Change over time on Mana Island
This thesis is centred around an analysis of faunal material from a 1990 excavation at site R26/141 on Mana Island, Wellington. This material was used to infer patterns of change over time in the uses of Mana Island; from a temporary fishing encampment in the early fifteenth century to a more permanent occupation by Ngāti Toa in the early nineteenth century. Faunal material from three culturally deposited layers was sorted, identified, and quantified. The five major classes contributing to this analysis were shellfish, fish, mammals, birds, and reptiles. Several of these classes of faunal material from Mana had been partially or wholly identified and quantified in the past, but only one in detail enough for publication. Minimum numbers of individuals (MNI) were calculated for each taxon, and the MNI values used along with existing published data to develop meat and energy yield data for each class. This combined data was used to analyse change over time in catch rates, habitat exploitation, dietary components, and activity patterns in relation to faunal exploitation. Shellfish were not a large contributor to the diet of the occupants of Mana Island during either occupation period. What shellfish was present was mainly locally gathered, with a few exceptions. Those few exceptions varied between time periods, likely as a result of differing mainland resource patches. Fish were by far the largest contributor to diet. Fishing methods appeared to have changed over time to a heavier reliance upon netting in the later occupation. A decline in snapper catch rates was also noted. The mammal bone mostly reflected the known presence/absence of species on and around Mana, and no major trends were noted. Avian species were a relatively steady dietary contributor over time. Moa bone was present only in the early occupation as expected. Forest and coastal birds were the most commonly exploited avian taxa, and the later period occupation demonstrated a decrease in catch rates of forest species in favour of a larger variety of coastal species. Reptilian contributions to diet were almost non- existent in the early period occupation, but boomed in the later occupation. This was suggested to be consistent with Te Rauparaha’s penchant for ngārara hunts. All evidence supplied in the analysis led to the conclusion that the early period occupation represented by Layers 3 and Black were the remains of a temporary fishing encampment, populated by a small family or hunting group. The late period occupation was known via oral tradition and historical documentation to be that associated with Te Rangihaeata and Te Rauparaha. All evidence found supports the presence of a permanent village with residents of much higher status than the early period occupation. Comparison of these two occupation periods has revealed some stark differences in the way Mana Island has been used and occupied over the course of New Zealand history. These observations were compared to the wider Porirua and Cook Strait regions.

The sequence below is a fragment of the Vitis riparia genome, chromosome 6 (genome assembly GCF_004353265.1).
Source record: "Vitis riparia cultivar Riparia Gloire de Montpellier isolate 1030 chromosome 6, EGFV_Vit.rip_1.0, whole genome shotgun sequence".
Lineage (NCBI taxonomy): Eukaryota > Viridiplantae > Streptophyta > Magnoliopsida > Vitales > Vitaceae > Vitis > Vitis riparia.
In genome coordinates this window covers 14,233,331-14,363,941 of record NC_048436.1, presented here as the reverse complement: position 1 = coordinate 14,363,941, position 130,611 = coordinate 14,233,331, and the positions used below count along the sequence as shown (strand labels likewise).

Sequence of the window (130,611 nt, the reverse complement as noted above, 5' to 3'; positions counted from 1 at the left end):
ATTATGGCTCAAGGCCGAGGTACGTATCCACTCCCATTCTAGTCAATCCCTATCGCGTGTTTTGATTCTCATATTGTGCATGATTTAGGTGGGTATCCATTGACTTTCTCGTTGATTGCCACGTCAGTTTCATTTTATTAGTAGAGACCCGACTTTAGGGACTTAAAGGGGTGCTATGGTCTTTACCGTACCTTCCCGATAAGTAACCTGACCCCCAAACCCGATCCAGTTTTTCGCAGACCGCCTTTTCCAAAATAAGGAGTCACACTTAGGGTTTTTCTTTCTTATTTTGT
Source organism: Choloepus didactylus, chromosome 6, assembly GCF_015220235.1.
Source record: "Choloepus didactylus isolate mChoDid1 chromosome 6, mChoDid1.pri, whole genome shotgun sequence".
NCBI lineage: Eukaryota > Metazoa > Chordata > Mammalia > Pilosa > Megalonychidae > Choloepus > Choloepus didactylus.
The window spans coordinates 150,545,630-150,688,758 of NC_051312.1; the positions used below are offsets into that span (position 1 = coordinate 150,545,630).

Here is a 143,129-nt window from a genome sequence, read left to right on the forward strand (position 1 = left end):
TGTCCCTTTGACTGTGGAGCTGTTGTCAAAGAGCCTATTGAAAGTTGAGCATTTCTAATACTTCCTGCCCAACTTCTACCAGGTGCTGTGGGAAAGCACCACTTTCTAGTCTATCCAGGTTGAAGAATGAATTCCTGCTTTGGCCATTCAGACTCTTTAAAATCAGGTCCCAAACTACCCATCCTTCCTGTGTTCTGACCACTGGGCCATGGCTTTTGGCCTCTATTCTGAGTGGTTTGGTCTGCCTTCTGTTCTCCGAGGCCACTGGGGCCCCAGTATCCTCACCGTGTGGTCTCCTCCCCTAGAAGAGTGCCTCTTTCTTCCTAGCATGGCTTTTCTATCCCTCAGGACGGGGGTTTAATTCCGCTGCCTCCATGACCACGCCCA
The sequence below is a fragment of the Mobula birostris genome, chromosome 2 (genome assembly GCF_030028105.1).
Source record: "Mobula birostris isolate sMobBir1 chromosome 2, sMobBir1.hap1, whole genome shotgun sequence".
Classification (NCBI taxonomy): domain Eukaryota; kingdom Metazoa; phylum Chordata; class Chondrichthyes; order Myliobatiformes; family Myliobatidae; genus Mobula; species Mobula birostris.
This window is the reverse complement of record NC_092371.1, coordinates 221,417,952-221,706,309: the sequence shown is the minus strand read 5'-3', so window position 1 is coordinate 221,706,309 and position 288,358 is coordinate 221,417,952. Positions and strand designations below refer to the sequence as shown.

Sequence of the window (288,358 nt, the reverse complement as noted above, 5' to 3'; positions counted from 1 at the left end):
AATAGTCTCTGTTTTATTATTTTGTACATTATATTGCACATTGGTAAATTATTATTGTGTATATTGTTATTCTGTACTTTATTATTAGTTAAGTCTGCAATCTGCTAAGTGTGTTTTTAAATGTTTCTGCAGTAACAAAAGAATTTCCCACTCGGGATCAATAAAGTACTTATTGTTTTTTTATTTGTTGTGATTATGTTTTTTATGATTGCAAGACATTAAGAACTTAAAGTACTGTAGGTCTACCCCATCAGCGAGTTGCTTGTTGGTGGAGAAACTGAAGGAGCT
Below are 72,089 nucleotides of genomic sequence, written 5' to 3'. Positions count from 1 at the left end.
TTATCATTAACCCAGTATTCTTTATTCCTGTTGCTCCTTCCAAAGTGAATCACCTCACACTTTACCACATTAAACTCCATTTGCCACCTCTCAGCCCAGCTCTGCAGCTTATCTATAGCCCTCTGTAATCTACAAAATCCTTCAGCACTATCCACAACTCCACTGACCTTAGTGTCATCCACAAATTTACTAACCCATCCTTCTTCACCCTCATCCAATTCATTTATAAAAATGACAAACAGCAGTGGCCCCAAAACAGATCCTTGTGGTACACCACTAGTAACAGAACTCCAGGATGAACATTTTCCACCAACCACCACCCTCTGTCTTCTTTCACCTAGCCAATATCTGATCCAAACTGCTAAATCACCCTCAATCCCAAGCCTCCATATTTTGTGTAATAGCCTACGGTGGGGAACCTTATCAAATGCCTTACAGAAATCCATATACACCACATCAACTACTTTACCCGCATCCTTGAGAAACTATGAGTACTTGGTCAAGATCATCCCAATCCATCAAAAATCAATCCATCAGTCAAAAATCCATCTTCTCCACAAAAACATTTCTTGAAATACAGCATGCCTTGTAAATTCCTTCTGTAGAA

Advisor: Smith, Ian
Degree Name: Master of Arts
Degree Discipline: Anthropology
Publisher: University of Otago
Keywords: Mana Island; archaeology; new zealand; archaeozoology; faunal analysis
Research Type: Thesis